opened by dionhaefner 22
  • Using more intermediate VRTs in higher-level tools

    Using more intermediate VRTs in higher-level tools

    For example, gdal_translate uses a VRT under the hood to gather changes and options and then relies on GDALCreateCopy to materialize those changes and produce an output file: https://github.com/OSGeo/gdal/blob/master/apps/gdal_translate_lib.cpp#L2511.

    Rasterio's merge tool could similarly take advantage of an internal VRT. Our existing merge tool produces very large numpy arrays as its only possible output. An example of the direction we might take is shown in #2699.

    Rasterio stack CLI program could also use a VRT. Stacking by itself wouldn't need to use a lot of resources, it would only be when materializing hefty stacks to a file that the deferred work would be done.

    And of course, Rasterio's convert CLI program could use a VRT in the same way gdal_translate does.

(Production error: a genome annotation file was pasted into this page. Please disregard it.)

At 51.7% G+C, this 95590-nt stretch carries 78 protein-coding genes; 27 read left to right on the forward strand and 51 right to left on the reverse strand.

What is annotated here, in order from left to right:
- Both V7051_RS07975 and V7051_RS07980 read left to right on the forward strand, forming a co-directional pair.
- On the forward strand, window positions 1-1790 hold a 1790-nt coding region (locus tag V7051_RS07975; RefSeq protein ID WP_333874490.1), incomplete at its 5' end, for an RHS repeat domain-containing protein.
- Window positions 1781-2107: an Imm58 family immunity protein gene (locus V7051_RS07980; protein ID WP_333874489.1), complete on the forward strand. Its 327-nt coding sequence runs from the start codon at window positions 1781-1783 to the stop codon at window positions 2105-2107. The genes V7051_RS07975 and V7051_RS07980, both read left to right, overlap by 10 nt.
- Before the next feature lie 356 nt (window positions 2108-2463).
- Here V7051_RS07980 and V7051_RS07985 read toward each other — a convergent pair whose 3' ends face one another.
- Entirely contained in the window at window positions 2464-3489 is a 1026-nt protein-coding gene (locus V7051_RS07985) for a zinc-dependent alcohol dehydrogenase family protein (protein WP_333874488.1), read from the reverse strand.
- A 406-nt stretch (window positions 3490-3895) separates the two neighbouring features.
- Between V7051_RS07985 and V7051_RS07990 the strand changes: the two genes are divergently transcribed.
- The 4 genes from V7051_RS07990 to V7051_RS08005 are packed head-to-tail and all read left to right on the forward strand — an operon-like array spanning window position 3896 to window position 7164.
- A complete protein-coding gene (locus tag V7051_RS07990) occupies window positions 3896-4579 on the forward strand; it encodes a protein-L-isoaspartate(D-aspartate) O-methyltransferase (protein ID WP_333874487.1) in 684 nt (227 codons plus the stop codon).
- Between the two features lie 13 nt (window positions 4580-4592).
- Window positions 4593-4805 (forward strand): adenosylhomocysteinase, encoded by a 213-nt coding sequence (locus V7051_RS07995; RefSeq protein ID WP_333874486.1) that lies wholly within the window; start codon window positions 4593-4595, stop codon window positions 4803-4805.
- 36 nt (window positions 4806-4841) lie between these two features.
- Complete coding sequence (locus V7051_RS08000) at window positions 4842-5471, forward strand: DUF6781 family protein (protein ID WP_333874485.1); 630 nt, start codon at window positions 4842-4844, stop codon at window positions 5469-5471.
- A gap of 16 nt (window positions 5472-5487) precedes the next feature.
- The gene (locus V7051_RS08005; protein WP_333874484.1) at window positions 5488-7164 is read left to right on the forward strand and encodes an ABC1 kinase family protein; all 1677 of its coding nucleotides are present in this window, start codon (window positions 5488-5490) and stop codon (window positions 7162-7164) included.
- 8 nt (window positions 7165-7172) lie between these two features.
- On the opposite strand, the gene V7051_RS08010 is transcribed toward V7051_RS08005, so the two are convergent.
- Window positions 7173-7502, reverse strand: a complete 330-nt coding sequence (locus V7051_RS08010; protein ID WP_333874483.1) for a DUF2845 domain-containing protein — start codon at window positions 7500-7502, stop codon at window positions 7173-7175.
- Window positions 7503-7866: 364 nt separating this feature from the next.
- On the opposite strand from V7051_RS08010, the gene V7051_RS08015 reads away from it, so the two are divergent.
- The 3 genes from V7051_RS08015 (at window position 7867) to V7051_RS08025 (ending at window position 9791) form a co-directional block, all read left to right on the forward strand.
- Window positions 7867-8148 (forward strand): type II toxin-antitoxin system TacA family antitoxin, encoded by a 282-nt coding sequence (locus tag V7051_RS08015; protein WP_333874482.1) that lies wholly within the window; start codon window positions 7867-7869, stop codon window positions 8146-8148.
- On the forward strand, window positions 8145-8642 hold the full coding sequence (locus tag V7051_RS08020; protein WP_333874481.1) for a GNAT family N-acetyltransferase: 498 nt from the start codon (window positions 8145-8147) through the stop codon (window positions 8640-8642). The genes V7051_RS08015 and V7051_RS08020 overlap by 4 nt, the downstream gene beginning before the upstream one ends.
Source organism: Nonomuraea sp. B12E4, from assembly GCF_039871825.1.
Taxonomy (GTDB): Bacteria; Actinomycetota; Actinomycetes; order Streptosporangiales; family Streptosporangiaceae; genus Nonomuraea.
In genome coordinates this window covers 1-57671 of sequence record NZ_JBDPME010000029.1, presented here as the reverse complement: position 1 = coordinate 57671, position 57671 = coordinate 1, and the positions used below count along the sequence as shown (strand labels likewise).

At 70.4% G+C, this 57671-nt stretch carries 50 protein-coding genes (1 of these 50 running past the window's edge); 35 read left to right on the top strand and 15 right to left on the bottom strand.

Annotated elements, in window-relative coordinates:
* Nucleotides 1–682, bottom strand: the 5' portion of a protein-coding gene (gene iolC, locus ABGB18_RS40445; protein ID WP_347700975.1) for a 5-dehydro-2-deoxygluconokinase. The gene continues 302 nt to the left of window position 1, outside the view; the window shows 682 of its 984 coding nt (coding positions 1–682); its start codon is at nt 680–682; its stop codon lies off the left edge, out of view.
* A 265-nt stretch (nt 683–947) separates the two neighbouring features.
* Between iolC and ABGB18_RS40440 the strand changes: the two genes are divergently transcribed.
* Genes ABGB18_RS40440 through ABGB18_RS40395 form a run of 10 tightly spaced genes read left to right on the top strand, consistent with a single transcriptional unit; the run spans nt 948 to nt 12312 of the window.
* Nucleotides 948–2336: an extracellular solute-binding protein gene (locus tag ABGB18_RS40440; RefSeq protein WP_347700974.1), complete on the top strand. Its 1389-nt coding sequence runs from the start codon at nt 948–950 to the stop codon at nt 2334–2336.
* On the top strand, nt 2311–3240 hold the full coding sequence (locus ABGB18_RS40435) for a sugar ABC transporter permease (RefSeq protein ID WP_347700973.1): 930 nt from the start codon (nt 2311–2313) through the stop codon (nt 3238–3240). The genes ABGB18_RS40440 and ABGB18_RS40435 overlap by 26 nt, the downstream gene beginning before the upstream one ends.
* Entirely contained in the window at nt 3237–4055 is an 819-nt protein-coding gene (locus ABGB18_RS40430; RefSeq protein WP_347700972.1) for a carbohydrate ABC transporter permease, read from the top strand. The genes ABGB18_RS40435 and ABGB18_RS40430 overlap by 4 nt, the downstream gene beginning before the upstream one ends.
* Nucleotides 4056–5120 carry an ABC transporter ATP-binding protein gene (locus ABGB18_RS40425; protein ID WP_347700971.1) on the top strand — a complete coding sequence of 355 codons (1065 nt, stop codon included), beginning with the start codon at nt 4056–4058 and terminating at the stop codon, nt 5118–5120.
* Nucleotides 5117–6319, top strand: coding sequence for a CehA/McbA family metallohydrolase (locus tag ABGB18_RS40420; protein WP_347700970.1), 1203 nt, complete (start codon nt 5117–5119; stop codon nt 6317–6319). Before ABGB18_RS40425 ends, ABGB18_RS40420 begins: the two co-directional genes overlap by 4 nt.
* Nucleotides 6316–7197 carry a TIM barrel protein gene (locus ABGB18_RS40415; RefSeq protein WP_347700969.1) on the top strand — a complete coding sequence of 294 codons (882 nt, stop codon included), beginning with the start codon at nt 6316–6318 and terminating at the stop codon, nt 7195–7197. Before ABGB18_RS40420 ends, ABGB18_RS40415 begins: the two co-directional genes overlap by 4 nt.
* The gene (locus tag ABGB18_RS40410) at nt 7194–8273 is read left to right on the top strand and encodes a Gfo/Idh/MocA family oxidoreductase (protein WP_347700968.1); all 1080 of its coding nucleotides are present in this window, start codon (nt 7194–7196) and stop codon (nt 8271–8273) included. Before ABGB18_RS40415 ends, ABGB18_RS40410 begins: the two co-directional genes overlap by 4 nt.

There's no immediate action here. I want to show that #2699 isn't entirely out of the blue and is part of a theme I've been thinking about for a while: Rasterio making virtual datasets using Python XML libs and GDAL reading those datasets.

    cli notebooks tool vrt 
    opened by sgillies 0
  • VRT form of merging

    VRT form of merging

    There's a lot of overlap between rasterio's merge and GDAL's GDALBuildVRT utility. I believe having two different ways to do the same kind of thing is a step backwards for this project. As an alternative to #2573, which wraps GDALBuildVRT, I've reimplemented the GDAL utility in Python, building on existing code in _boundless_vrt_doc.

    Advantages over using GDALBuildVRT:

    • It's compatible with Rasterio dataset objects. GDALBuildVRT only understands GDAL filenames.